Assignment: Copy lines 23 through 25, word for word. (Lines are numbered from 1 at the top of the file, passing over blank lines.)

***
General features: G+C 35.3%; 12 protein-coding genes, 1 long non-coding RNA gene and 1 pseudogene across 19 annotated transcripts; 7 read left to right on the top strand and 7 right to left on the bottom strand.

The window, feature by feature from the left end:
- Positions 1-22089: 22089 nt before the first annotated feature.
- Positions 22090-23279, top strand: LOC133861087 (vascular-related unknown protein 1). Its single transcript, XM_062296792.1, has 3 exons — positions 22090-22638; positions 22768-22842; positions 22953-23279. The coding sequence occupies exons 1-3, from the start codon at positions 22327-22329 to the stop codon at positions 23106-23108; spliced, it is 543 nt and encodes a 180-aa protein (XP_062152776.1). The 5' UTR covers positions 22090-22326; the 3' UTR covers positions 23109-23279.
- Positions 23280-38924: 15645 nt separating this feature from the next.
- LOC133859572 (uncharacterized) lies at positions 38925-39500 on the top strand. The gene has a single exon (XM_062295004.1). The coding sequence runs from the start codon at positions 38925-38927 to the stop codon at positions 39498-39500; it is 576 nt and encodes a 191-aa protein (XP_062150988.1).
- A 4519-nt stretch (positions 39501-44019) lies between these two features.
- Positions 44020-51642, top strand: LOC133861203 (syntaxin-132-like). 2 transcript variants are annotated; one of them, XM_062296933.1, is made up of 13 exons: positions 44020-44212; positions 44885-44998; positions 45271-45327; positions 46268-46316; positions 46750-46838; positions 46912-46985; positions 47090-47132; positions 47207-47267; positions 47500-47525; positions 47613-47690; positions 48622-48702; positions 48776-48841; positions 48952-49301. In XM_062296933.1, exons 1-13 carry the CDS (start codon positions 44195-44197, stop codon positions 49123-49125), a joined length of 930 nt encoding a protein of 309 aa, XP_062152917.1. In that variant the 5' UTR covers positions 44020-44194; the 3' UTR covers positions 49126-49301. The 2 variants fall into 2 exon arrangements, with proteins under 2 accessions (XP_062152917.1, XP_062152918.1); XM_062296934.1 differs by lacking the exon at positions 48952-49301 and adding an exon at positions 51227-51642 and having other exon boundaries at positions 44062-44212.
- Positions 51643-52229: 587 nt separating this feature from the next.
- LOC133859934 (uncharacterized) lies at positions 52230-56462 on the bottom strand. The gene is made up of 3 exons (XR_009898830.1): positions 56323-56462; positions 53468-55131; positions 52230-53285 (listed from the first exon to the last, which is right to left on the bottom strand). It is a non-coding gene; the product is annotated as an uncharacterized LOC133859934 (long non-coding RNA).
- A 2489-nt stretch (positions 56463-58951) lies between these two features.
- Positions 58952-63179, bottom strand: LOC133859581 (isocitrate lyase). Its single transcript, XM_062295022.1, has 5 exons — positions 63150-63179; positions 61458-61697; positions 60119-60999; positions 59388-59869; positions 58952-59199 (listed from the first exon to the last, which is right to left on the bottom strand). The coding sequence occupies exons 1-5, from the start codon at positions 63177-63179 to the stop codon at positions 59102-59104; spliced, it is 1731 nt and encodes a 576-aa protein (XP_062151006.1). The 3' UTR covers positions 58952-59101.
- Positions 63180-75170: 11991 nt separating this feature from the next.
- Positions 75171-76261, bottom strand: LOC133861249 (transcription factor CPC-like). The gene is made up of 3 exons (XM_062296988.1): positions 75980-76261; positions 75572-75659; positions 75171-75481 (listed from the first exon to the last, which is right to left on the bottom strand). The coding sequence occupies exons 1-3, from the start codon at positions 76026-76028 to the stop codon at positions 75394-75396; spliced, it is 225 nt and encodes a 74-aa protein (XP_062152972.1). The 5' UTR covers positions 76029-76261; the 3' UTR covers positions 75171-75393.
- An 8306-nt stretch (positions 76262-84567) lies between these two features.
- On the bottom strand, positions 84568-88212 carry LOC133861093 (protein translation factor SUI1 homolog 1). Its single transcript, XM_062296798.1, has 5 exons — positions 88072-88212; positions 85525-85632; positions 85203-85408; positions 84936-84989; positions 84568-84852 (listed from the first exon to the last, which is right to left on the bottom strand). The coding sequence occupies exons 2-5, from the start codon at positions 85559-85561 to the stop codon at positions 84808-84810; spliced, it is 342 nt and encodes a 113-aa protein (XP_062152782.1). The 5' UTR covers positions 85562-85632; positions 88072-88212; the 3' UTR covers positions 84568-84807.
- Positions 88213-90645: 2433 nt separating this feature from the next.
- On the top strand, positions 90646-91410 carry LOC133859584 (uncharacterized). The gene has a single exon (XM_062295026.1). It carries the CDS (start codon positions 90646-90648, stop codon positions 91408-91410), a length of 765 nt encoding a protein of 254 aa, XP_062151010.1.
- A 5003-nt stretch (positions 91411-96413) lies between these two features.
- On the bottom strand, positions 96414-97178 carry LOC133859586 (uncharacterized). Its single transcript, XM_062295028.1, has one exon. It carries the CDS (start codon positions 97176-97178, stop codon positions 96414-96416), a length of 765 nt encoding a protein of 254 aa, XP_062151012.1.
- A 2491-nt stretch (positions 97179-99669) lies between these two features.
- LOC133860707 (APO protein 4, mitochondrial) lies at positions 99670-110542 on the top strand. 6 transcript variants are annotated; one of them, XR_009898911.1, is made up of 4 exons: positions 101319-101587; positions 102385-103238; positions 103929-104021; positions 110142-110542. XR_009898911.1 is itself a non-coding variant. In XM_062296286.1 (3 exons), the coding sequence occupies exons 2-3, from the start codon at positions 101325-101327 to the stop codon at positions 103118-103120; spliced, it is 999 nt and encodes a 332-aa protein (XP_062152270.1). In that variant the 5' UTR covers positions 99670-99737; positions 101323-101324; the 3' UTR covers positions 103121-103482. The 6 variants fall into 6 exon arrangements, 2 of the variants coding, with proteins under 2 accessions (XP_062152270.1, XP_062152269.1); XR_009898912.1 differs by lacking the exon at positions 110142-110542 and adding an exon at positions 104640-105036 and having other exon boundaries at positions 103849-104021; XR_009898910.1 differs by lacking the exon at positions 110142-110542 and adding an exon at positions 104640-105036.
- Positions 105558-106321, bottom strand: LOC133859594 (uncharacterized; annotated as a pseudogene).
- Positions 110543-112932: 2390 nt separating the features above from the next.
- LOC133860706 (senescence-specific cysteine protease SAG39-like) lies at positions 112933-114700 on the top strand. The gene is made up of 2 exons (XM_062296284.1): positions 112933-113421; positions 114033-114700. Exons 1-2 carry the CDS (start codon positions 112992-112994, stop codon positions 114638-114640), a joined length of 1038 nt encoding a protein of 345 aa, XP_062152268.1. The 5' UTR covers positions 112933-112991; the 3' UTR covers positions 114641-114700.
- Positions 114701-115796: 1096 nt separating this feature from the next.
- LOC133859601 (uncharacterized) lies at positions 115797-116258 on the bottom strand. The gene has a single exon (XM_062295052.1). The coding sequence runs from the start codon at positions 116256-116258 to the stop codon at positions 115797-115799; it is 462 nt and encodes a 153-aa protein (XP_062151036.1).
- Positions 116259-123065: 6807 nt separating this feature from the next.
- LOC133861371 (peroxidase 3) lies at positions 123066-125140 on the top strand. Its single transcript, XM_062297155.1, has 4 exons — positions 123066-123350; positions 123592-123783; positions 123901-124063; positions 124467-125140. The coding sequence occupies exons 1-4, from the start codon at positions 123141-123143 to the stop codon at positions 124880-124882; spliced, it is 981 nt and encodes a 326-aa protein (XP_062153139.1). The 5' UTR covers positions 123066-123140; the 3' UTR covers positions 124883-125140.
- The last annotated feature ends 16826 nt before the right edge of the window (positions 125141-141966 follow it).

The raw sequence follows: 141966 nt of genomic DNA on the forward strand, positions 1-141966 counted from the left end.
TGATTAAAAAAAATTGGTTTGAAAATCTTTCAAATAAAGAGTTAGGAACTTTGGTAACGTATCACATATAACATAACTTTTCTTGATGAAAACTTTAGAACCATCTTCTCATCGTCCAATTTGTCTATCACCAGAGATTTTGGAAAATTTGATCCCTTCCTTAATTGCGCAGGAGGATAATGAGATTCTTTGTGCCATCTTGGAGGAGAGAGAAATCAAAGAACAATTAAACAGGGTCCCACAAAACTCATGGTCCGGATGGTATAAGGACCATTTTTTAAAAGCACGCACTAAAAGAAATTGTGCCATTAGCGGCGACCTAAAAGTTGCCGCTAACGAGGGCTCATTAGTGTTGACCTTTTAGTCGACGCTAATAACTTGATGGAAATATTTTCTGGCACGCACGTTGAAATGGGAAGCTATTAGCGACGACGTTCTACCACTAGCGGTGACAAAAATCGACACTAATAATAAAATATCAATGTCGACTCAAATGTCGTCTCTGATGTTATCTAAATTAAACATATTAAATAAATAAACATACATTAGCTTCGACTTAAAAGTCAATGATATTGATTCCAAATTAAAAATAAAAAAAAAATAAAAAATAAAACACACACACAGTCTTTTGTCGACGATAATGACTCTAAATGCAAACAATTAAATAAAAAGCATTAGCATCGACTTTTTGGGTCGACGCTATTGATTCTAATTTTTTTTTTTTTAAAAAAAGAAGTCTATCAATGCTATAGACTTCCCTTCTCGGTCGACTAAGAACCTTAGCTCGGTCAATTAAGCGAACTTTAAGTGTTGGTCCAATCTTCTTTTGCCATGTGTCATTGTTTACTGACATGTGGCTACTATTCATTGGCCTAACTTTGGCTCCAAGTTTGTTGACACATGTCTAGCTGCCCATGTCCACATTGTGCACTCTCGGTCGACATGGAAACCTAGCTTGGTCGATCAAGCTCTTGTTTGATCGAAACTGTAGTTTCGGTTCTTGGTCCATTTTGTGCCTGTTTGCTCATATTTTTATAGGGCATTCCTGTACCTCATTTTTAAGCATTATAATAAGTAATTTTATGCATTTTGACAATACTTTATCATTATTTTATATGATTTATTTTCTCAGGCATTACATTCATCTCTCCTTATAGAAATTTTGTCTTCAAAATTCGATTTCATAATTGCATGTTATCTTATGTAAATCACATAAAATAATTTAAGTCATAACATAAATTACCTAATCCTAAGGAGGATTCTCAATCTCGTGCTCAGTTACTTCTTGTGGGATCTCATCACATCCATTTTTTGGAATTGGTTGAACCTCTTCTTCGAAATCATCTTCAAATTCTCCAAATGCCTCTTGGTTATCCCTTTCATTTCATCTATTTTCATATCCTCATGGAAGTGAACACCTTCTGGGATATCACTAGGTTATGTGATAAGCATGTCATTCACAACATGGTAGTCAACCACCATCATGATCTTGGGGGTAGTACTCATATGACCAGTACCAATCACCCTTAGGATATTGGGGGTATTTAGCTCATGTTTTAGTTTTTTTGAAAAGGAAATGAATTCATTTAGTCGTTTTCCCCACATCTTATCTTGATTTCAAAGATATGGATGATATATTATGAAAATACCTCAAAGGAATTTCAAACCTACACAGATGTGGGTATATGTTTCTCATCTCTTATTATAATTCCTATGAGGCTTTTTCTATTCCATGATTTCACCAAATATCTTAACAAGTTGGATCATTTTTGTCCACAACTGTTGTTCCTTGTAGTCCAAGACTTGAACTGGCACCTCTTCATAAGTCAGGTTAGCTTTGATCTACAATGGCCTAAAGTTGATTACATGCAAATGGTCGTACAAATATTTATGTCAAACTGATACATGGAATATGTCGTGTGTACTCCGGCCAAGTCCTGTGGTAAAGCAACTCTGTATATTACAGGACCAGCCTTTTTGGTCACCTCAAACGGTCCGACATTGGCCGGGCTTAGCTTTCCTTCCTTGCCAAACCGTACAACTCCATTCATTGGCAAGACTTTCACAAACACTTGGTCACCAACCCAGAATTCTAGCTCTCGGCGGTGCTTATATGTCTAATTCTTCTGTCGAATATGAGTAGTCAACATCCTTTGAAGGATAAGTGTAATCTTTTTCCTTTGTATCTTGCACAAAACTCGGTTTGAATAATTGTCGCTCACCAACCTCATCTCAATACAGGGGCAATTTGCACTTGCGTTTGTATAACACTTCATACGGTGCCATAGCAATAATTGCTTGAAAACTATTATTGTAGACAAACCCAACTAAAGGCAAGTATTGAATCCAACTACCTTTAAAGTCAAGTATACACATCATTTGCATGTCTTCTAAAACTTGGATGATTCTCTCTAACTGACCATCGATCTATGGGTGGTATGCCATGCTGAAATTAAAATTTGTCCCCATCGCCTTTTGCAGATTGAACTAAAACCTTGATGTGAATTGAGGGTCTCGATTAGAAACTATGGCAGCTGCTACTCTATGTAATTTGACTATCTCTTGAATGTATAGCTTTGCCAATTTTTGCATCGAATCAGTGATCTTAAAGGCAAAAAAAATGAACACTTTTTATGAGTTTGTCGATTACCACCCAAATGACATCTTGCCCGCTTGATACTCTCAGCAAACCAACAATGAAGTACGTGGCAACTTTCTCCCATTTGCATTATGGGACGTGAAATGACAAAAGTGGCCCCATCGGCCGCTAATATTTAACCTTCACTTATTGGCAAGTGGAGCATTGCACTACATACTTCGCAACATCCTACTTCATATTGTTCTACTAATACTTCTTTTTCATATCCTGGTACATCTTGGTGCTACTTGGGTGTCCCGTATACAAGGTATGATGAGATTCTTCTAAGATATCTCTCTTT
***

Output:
- Positions 105558-106321, bottom strand: LOC133859594 (uncharacterized; annotated as a pseudogene).
- Positions 110543-112932: 2390 nt separating the features above from the next.
- LOC133860706 (senescence-specific cysteine protease SAG39-like) lies at positions 112933-114700 on the top strand. The gene is made up of 2 exons (XM_062296284.1): positions 112933-113421; positions 114033-114700. Exons 1-2 carry the CDS (start codon positions 112992-112994, stop codon positions 114638-114640), a joined length of 1038 nt encoding a protein of 345 aa, XP_062152268.1. The 5' UTR covers positions 112933-112991; the 3' UTR covers positions 114641-114700.